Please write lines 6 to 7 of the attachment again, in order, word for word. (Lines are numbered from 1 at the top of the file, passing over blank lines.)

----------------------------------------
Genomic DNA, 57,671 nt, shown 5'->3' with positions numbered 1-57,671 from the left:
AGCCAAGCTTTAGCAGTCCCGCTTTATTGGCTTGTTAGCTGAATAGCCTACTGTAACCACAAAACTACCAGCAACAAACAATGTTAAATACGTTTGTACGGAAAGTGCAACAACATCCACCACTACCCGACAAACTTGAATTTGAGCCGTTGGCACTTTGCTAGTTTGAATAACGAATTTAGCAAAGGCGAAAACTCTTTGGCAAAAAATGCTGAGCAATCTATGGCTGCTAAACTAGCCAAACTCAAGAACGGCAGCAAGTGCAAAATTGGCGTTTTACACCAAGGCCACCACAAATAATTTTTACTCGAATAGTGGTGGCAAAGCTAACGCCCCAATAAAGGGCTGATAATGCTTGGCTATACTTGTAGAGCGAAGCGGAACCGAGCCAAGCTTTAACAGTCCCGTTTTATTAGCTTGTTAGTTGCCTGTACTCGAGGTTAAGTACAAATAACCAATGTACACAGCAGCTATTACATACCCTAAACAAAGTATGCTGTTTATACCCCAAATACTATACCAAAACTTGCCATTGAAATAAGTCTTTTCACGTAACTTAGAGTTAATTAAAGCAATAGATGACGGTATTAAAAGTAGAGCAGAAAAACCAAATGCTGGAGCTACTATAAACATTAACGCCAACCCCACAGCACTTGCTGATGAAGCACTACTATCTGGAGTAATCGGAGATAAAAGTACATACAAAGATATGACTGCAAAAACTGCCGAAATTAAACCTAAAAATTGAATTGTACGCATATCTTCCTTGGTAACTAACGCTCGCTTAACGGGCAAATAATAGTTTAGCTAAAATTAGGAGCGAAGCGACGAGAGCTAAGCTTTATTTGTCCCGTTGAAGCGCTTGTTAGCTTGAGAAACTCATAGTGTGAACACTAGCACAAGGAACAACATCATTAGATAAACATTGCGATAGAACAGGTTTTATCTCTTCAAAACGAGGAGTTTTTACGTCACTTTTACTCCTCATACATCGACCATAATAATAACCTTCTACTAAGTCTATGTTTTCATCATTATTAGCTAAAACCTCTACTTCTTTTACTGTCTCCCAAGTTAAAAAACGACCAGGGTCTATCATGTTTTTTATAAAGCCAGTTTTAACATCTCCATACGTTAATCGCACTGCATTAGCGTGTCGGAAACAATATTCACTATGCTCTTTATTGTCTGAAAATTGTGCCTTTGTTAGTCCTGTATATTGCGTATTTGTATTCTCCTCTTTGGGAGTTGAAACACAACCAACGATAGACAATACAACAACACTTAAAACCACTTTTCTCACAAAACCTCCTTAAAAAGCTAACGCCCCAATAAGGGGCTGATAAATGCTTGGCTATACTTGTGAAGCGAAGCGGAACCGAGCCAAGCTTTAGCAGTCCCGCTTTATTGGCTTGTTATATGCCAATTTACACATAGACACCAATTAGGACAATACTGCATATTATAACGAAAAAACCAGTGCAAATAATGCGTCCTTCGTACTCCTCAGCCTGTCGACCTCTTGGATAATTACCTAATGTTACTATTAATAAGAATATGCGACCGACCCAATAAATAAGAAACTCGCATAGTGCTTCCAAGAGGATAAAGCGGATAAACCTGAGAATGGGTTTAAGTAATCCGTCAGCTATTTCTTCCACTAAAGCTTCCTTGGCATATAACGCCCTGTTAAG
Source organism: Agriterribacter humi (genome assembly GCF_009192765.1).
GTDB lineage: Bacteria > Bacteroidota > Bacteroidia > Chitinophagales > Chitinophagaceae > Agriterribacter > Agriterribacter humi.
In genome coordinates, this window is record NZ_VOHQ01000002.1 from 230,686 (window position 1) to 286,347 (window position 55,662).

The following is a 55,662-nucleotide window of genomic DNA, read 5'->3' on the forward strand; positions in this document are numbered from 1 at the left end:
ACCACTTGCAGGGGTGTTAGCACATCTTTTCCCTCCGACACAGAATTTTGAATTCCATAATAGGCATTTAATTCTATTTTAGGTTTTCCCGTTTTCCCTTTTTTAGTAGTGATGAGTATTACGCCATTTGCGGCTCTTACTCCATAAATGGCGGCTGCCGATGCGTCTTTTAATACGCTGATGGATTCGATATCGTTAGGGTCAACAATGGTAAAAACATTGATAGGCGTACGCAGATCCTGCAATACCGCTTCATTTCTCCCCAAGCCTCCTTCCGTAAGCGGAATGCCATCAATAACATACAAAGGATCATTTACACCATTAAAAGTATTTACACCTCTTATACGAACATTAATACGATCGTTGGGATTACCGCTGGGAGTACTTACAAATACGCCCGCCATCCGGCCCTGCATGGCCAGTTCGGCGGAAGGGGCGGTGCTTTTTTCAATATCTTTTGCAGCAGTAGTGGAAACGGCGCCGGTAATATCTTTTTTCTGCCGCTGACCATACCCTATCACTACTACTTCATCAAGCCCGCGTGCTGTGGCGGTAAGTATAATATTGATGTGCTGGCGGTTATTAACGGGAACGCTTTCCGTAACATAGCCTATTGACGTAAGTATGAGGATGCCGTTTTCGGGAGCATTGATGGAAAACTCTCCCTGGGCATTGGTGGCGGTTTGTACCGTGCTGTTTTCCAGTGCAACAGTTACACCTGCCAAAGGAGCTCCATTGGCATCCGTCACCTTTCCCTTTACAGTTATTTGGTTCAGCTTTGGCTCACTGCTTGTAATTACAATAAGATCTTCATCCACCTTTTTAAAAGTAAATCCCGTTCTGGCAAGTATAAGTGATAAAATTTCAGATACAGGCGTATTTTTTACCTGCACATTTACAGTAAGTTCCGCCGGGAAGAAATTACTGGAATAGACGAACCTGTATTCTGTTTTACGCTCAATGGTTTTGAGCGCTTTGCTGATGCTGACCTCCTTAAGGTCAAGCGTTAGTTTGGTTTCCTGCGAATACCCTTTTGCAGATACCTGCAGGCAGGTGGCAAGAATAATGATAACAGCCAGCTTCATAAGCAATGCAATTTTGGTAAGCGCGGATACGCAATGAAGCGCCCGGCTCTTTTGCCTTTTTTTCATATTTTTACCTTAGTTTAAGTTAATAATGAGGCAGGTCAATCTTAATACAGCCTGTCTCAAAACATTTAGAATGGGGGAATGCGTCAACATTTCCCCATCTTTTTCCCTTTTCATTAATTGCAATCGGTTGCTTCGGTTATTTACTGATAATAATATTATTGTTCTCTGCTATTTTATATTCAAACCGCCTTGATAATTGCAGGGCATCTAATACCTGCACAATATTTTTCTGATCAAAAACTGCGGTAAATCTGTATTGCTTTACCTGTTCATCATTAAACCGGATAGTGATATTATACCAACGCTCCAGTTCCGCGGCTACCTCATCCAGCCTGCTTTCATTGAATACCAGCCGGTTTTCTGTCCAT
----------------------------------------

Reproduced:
The following is a 55,662-nucleotide window of genomic DNA, read 5'->3' on the forward strand; positions in this document are numbered from 1 at the left end:
ACCACTTGCAGGGGTGTTAGCACATCTTTTCCCTCCGACACAGAATTTTGAATTCCATAATAGGCATTTAATTCTATTTTAGGTTTTCCCGTTTTCCCTTTTTTAGTAGTGATGAGTATTACGCCATTTGCGGCTCTTACTCCATAAATGGCGGCTGCCGATGCGTCTTTTAATACGCTGATGGATTCGATATCGTTAGGGTCAACAATGGTAAAAACATTGATAGGCGTACGCAGATCCTGCAATACCGCTTCATTTCTCCCCAAGCCTCCTTCCGTAAGCGGAATGCCATCAATAACATACAAAGGATCATTTACACCATTAAAAGTATTTACACCTCTTATACGAACATTAATACGATCGTTGGGATTACCGCTGGGAGTACTTACAAATACGCCCGCCATCCGGCCCTGCATGGCCAGTTCGGCGGAAGGGGCGGTGCTTTTTTCAATATCTTTTGCAGCAGTAGTGGAAACGGCGCCGGTAATATCTTTTTTCTGCCGCTGACCATACCCTATCACTACTACTTCATCAAGCCCGCGTGCTGTGGCGGTAAGTATAATATTGATGTGCTGGCGGTTATTAACGGGAACGCTTTCCGTAACATAGCCTATTGACGTAAGTATGAGGATGCCGTTTTCGGGAGCATTGATGGAAAACTCTCCCTGGGCATTGGTGGCGGTTTGTACCGTGCTGTTTTCCAGTGCAACAGTTACACCTGCCAAAGGAGCTCCATTGGCATCCGTCACCTTTCCCTTTACAGTTATTTGGTTCAGCTTTGGCTCACTGCTTGTAATTACAATAAGATCTTCATCCACCTTTTTAAAAGTAAATCCCGTTCTGGCAAGTATAAGTGATAAAATTTCAGATACAGGCGTATTTTTTACCTGCACATTTACAGTAAGTTCCGCCGGGAAGAAATTACTGGAATAGACGAACCTGTATTCTGTTTTACGCTCAATGGTTTTGAGCGCTTTGCTGATGCTGACCTCCTTAAGGTCAAGCGTTAGTTTGGTTTCCTGCGAATACCCTTTTGCAGATACCTGCAGGCAGGTGGCAAGAATAATGATAACAGCCAGCTTCATAAGCAATGCAATTTTGGTAAGCGCGGATACGCAATGAAGCGCCCGGCTCTTTTGCCTTTTTTTCATATTTTTACCTTAGTTTAAGTTAATAATGAGGCAGGTCAATCTTAATACAGCCTGTCTCAAAACATTTAGAATGGGGGAATGCGTCAACATTTCCCCATCTTTTTCCCTTTTCATTAATTGCAATCGGTTGCTTCGGTTATTTACTGATAATAATATTATTGTTCTCTGCTATTTTATATTCAAACCGCCTTGATAATTGCAGGGCATCTAATACCTGCACAATATTTTTCTGATCAAAAACTGCGGTAAATCTGTATTGCTTTACCTGTTCATCATTAAACCGGATAGTGATATTATACCAACGCTCCAGTTCCGCGGCTACCTCATCCAGCCTGCTTTCATTGAATACCAGCCGGTTTTCTGTCCAT